42: But security measures such as camera surveillance, for example, have changed society, don’t you think?
FF: Well, we have to remember that camera surveillance has been kicking in beforehand since the surveillance was seen as a quick fix solution to crime, even before 9/11. In the previous decade, there has already been a proliferation of these things, and that has continued. The whole shift towards surveillance and the use of technology, all these things predate 9/11. 9/11 just provided extra resources and more momentum but the event hasn’t changed the quality of the global picture in the West.
42: After terrorist attacks, research finds that there is a trend in politics to become more conservative. What would you say are the factors that lead to this change in politics?
FF: I think there is a change and the change that you identify is due to various factors. One is the continuous erosion of what we still call “the left”. Throughout Europe, the left has become more and more feeble, and even people who call themselves left-wing in the cultural domain, have attitudes that differ immensely from what were classical left-wing ideals. At the same time, you see a decline in the influence of classical conservative and classical liberal parties. They, too, lost their way a bit. I think what you call conservative is Hollande’s reaction after the attacks in Paris, for example I would see this as more of a technocratic sort of reactionary conservative impulses, coming to the surface. This has become a generalised way of governing European societies. But terrorism is only one aspect. There is the failure of multiculturalism, the growing segregation of society, the loss of national identities: What does it mean to be French or what does it mean to be German? These are questions that nobody can answer properly. And I think that all those things have congealed together to create that kind of technocratic, oligarchical response. The way that this has happened is very interesting, but there are many reasons that have been pushing in the same direction.
42: Could you point out some of these reasons for the uncertainty within Europe?
FF: The key problem is what I call the rapid acceleration of cultural uncertainty. Where nations and societies in Europe don’t know how to give meaning to their experiences, they ask: “What is my community, what is it that defines who we are?” When you don’t have stability, people are looking for all kinds of different directions, and they are not sure about what will happen. In that context, terrorism obviously makes matters more complicated, but it’s the cultural uncertainty that precedes it and defines the European condition at the moment.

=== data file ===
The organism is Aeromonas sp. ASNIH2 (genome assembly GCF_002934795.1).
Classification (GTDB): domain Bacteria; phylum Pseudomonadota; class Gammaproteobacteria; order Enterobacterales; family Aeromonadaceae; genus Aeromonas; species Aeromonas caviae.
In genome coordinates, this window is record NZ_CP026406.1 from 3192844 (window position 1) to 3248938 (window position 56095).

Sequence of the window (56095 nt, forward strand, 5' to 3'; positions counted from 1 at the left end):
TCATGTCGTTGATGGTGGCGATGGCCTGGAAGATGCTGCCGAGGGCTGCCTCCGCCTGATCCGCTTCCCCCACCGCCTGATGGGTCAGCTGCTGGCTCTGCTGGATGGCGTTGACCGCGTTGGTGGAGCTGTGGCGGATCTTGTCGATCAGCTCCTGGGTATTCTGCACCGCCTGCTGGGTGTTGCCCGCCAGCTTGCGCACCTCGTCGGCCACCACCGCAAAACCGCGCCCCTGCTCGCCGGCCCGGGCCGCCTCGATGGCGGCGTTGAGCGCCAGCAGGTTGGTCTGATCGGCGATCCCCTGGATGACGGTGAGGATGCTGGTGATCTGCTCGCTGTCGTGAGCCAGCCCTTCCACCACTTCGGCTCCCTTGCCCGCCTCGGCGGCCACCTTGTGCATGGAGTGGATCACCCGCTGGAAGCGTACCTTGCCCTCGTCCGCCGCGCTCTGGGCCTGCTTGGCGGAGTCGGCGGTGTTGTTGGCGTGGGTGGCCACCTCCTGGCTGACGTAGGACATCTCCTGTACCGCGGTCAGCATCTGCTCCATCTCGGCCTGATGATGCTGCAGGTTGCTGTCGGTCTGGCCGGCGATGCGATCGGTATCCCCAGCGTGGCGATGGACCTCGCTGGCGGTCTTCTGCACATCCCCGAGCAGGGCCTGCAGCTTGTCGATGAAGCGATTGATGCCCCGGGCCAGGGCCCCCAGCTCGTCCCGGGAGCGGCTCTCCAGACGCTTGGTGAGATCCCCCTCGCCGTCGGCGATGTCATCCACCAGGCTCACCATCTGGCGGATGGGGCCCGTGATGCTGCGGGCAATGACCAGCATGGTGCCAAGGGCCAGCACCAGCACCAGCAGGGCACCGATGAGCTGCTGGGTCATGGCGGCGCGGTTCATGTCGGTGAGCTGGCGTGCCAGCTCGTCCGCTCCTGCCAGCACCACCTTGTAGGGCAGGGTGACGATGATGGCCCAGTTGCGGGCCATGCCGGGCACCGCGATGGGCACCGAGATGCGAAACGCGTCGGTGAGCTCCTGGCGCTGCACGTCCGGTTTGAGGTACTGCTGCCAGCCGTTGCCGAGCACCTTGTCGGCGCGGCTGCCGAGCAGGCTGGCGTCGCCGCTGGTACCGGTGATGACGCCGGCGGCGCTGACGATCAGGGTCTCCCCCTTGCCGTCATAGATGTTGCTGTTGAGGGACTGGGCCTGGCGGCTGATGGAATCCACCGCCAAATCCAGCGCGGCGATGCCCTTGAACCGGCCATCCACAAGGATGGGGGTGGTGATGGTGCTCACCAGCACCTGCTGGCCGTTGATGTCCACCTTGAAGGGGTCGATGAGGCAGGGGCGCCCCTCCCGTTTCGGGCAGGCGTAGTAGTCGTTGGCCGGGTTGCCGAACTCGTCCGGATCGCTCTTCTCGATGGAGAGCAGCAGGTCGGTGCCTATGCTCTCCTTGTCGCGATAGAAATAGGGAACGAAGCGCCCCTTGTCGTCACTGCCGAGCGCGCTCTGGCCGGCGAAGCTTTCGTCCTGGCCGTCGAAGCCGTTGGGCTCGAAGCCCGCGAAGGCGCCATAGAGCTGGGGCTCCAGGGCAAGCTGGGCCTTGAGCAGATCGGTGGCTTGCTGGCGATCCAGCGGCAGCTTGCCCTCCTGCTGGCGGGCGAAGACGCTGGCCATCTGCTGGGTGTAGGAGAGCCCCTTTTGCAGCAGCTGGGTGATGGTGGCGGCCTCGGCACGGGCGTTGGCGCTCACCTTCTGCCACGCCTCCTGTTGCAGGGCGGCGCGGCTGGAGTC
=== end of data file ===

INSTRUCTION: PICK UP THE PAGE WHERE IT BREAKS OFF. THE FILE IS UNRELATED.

42: Is there something that society could actively do to deal with this feeling of insecurity?
FF: One of the most important things is to encourage communities to take more responsibility for their lives, rather than to wait for solutions from the government, the police or the army. Relying on communities to claim more of an active role in the conduct of their affairs is very important. I think we need to raise the level of education and the level of discussion and debate in our societies. This has become extremely thin in recent times. However, I also think we need to go back and be more active in using the legacies of the past. Since the beginnings of the Enlightenment, there have been some very important political gains, like democracy. All the enlightenment values, we have to give them more contemporary meaning instead of just rhetorically repeating them. There is a lot that can be done. But the really important thing is not to wait for another 9/11 but to rebuild our public life, to give it a much greater content and purpose than it is the case at the moment.
42: So, instead of constantly comparing situations now with events in the past, we should learn from the past and stay in the present to tackle current issues?
FF: Yes, I think we should stay in the present because the only problems we can solve are the problems of the present. But there are achievements, insights and experiences that we’ve gained that mustn’t be forgotten and that we need to harness. Particularly, as I said before, it is important to bring enlightenment values to the present. We need to understand that, in historical terms, the quality of our public life today is limited. It is useful to remember that. Not because we want to go back to the past. Public life wasn’t always the way it is now. There were more possibilities, and there was a more fluid and dynamic context.